A pop-up dubbed Café van der Sprinkles has been opened by easyJet to promote tourism between the UK and Holland.
Roald Dahl day has just passed us by and it got us thinking: what featured companies would bosses most like to work for? And would they create a startup were they included in this vast universe?
Anyone looking to own the ultimate luxury car should turn their eyes to Ferrari. As Elite Traveller exclaimed in an article: “Anyone who found it hard to watch the end of Ferris Bueller’s Day Off will know the car is more than just a sum of its parts.”
We largely expect the interview process to consist of a skill test and additional questions. But a good point comes from Lazlo Bock in an article for The Wire: relying on those two factors alone can prevent you learning more about candidates.
There are arguably two types of founders: the ones intent on starting a company from the get-go, and those who stumble into entrepreneurship quite unexpectedly. We focussed on the latter.
From Paul Blart: Mall Cop to Wall–E and Back to the Future II, movies have made technological methods of moving about – like the Segway – incredibly tempting. But a key reason we’re not all off our feet is that we don’t quite know what to do with it, when we manage to stay on that is.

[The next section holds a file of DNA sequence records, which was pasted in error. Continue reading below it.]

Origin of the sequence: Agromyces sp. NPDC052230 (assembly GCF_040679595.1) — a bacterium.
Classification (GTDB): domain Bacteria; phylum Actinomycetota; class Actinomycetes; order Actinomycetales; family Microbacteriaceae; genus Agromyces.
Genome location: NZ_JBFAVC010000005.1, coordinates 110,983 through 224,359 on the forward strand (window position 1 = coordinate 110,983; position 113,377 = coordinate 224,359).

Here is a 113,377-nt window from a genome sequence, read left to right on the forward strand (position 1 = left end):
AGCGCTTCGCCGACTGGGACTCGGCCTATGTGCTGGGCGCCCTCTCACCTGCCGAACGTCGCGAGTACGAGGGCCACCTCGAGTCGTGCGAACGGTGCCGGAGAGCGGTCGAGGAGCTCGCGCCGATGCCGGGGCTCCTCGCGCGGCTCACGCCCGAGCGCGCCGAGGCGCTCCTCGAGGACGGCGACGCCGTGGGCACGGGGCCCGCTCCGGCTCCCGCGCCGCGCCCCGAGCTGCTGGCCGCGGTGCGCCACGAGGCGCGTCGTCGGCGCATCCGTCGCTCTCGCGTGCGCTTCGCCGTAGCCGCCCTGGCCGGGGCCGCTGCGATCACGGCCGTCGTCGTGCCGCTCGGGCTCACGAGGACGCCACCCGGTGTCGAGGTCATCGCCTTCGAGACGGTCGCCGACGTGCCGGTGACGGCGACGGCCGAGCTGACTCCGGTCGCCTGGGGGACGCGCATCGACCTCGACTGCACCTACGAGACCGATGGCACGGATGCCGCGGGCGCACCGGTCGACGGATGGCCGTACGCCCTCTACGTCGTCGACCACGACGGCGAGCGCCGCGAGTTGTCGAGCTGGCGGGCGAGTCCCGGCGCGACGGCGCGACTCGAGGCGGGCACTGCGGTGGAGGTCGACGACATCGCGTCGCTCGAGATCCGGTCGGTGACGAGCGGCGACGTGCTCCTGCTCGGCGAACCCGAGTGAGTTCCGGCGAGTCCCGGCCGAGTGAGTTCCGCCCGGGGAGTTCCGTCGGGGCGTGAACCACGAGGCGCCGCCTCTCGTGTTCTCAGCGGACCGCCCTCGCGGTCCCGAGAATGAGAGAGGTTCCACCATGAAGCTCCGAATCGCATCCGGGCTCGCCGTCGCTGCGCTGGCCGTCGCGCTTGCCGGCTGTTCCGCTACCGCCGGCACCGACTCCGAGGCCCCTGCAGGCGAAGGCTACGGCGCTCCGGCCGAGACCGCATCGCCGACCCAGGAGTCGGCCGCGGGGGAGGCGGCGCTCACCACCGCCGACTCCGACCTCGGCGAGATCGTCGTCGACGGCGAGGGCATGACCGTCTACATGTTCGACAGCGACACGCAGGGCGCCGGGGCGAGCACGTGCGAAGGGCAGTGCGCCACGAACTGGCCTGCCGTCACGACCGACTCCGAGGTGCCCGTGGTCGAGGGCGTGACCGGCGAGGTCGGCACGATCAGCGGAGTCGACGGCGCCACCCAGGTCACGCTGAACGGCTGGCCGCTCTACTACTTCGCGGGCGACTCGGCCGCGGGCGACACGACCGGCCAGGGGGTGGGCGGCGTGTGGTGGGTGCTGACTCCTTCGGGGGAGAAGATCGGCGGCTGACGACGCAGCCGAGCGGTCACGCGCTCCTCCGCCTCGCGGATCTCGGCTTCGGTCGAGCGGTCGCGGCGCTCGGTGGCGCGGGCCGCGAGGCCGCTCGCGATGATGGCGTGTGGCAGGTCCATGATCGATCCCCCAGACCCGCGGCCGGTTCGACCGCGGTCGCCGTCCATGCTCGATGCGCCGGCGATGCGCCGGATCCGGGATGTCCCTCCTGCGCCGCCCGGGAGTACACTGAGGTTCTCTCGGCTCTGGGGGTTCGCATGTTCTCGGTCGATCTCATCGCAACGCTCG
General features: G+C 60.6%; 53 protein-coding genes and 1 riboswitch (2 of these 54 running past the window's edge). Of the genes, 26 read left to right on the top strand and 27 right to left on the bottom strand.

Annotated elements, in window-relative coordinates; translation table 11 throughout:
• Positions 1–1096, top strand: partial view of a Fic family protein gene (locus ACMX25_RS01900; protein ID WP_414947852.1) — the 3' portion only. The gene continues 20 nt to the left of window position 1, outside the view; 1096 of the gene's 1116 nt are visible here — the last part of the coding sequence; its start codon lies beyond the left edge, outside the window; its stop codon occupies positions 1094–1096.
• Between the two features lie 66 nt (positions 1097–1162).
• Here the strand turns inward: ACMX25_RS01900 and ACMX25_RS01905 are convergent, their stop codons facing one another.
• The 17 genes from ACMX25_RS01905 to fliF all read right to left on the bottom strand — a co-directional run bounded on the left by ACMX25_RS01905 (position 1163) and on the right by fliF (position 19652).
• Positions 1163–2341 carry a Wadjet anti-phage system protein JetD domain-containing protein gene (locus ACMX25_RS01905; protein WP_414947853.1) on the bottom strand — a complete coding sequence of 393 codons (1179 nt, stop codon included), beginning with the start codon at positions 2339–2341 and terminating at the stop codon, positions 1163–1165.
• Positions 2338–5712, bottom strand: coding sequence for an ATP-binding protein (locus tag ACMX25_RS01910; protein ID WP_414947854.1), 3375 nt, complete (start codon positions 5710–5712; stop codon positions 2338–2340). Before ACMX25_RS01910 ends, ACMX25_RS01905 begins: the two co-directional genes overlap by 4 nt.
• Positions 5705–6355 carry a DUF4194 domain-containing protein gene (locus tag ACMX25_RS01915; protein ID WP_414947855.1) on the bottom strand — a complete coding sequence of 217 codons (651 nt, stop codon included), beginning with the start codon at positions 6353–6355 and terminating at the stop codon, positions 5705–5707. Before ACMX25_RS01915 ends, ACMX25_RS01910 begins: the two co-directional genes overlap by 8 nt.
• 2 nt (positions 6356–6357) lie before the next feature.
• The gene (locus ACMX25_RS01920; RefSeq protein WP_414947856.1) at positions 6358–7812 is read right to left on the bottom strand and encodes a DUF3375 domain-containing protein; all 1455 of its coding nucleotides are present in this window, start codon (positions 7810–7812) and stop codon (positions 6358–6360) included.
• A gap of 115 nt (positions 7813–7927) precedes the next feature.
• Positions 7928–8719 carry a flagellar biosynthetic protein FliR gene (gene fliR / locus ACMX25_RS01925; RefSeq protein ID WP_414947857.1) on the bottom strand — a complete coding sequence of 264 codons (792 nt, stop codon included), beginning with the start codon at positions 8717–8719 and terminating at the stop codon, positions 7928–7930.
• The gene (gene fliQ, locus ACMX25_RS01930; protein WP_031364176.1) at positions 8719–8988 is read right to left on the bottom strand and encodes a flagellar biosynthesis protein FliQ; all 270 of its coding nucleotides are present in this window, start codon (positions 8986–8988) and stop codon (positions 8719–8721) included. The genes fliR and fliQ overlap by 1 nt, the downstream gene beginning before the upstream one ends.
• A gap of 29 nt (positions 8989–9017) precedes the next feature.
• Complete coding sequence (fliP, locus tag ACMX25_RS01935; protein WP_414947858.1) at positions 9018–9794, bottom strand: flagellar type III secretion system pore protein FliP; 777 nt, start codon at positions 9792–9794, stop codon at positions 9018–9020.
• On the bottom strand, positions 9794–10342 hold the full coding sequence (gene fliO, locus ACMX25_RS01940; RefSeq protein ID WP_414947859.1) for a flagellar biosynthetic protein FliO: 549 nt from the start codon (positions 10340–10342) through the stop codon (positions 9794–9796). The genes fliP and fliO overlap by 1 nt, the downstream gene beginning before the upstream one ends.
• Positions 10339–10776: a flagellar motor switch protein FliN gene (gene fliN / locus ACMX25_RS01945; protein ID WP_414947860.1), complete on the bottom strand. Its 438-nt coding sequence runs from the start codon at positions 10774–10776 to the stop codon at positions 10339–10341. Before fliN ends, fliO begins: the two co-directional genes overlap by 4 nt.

Research now suggests the average weekend is disappearing. Instead, we’re seeing the advent of the “workend,” which could put a stop to a famous GIF starring Leonardo DiCaprio.
That the office should be a place of professional behaviour goes without saying. But some bosses are still known to add strict workplace rules to the mix to make sure staff don’t run amok.
When it comes to marketing and advertising, causing offence can damage your reputation past the point of recovery.
Some 74 per cent of workers have been engaged in office pranks, but there have been cases where their capers have gotten too extreme, resulting in them being fired.
The ridiculous expense claims employees have made are truly mind-boggling. Whilst MPs are the classic culprits, even laypeople have been known to use the company card for brazen purchases.
Experts aplenty have given their take on current workplace trends, predicting casual office attire and a “we” not “me” leadership mentality. Then there’s the rise of out of office bragging – didn’t see that one coming, did you?